This is one in a series of essays about enthralling books. I asked my friends and colleagues to recommend a book that took over their life. I told them the book didn't have to be a literary masterpiece. The only thing that mattered was that the book captivated them and carried them into the world within its pages, making them ignore the world around them. I asked: "Did you shirk responsibilities so you could read it? Did you call in sick? Did you read it until dawn? That's the book I want you to tell us about!" See all the essays in the Enthralling Book series here. — Mark
Utopia Parkway: The Life and Work of Joseph Cornell by Deborah Solomon
A gaunt-looking man is sitting at his mother’s kitchen table in Flushing, NY. It is nighttime and everyone else in the house is asleep. He is meticulously cutting out a photo-copied engraving of a long-dead ballerina with small scissors. Later, he carefully arranges a few small objects inside of a homemade wooden box. On the chair beside him sits a huge plate of jelly donuts. He shoves a donut into his mouth, wipes his hands with a dish towel and keeps on doing his thing. The oven is on, but he is shivering. The man is Joseph Cornell, famous American artist and insatiable lover of sweets.
Joseph Cornell, who lived from 1903 until 1972, was a huge fan of female opera stars, poets, ballerinas and actresses. He made friends with them, he longed for them, and he stared at them, but he never acted out his fantasies. Instead, Cornell spent hours collecting bits of ephemera into files. He constructed romantic boxes dedicated to the objects of his affection (from Fanny Cerrito to Lauren Bacall). He poured all of his frustrations into his art. Sometimes he presented the boxes to them as gifts.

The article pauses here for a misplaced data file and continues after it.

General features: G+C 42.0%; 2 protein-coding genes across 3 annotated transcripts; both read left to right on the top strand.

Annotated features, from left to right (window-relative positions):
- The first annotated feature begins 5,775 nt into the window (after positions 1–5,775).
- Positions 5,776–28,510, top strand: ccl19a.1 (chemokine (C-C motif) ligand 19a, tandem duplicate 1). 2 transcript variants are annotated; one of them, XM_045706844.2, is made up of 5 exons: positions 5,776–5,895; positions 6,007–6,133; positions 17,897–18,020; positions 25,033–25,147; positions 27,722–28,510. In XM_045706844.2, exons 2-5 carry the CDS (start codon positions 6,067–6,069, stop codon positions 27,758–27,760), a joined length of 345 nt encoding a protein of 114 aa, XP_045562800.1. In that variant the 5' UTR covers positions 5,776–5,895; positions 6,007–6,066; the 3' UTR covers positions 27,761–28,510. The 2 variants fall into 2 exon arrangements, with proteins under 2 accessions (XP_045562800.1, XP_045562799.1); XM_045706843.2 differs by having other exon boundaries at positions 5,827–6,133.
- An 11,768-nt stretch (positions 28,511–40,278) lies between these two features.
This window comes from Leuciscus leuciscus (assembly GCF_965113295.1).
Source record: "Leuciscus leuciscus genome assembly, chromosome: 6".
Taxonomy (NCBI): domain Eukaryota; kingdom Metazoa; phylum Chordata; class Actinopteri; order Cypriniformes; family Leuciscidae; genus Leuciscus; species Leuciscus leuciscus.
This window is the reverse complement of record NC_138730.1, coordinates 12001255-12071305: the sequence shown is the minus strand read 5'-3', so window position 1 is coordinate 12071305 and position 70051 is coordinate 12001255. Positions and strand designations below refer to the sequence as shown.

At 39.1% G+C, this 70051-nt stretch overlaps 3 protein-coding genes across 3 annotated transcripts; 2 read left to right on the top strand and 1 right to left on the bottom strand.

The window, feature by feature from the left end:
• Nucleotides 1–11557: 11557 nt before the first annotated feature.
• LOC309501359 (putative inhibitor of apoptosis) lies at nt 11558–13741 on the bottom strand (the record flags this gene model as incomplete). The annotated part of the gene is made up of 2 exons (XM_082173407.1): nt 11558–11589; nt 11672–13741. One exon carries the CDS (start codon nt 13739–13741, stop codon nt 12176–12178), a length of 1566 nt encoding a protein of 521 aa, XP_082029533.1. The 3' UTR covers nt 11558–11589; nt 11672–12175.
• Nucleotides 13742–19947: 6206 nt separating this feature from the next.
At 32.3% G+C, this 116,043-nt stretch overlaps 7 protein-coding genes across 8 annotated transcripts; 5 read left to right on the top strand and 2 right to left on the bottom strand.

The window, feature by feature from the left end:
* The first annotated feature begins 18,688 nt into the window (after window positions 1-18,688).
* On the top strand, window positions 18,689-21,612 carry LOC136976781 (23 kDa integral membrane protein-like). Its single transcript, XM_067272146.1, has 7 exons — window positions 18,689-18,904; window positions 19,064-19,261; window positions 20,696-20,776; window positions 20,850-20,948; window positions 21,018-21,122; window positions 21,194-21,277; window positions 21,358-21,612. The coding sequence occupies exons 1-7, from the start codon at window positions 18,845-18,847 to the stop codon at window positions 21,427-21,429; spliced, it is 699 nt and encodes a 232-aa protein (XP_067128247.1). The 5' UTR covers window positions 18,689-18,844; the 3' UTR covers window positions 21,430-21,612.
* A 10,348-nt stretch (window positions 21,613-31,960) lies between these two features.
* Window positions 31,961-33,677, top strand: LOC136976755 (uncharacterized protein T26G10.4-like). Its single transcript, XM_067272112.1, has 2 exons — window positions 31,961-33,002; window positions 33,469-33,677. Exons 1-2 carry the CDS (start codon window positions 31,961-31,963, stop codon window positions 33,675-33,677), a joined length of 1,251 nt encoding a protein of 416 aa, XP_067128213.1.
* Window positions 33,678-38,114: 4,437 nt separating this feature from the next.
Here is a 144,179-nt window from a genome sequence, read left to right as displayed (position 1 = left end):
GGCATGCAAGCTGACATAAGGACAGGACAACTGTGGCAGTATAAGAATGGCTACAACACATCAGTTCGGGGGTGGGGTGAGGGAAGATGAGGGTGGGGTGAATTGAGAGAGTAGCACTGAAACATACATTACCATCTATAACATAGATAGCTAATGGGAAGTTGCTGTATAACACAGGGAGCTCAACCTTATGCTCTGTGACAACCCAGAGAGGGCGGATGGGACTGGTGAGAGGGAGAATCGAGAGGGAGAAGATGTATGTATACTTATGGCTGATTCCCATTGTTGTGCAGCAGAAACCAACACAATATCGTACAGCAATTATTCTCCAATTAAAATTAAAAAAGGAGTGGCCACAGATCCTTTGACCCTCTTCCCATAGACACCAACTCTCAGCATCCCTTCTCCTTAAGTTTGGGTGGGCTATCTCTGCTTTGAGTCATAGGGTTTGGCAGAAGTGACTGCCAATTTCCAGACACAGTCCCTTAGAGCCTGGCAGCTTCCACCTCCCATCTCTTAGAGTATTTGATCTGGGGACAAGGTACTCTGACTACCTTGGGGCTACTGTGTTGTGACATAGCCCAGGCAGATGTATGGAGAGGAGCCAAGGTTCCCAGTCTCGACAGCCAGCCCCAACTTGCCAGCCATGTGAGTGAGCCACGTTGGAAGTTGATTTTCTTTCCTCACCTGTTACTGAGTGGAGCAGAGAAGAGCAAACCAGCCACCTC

Perhaps he had a case of arrested development. His father died suddenly when he was only 13 and, after that, he felt pressingly obligated to become the man of his family. For most of his life, he lived with his widowed mother and he took care of his brother, Robert, who was born with severe cerebral palsy. In some ways, he was a little bit like a martyr, a saint or a monk. He joined the Christian Science church at 21 and he never took an art class. His mother criticized him day and night.
It wasn’t until his late 20s, while holding down a full-time job as a textile salesman, that he began to make collages and boxes from various souvenirs that he collected. He was inspired by Max Ernst’s collage novel of 1929 (La Femme 100 Têtes) and Marcel Duchamp’s found objects.
By an incredible stroke of luck, this oddball outsider became an insider. After shyly dropping off a package of collages at the Julien Levy Gallery, Joseph Cornell (described by some as a “Victorian old maid” or “Charles Addams-like character”) was invited to be in a landmark show of surrealists with Max Ernst, Man Ray, Pierre Roy, Pablo Picasso, Marcel Duchamp, Salvador Dali, and Jean Cocteau in 1932 (he was even asked to design the announcement).
Ten months later, Levy offered him a show of his objects (labeled “toys for adults” in the press). Before long, he was included in shows at Peggy Guggenheim’s gallery and various shows at the Museum of Modern Art. Still later, he demonstrated a surprising ability to fit into any art movement by showing his boxes (with bird and astronomy themes) alongside the Abstract Expressionists.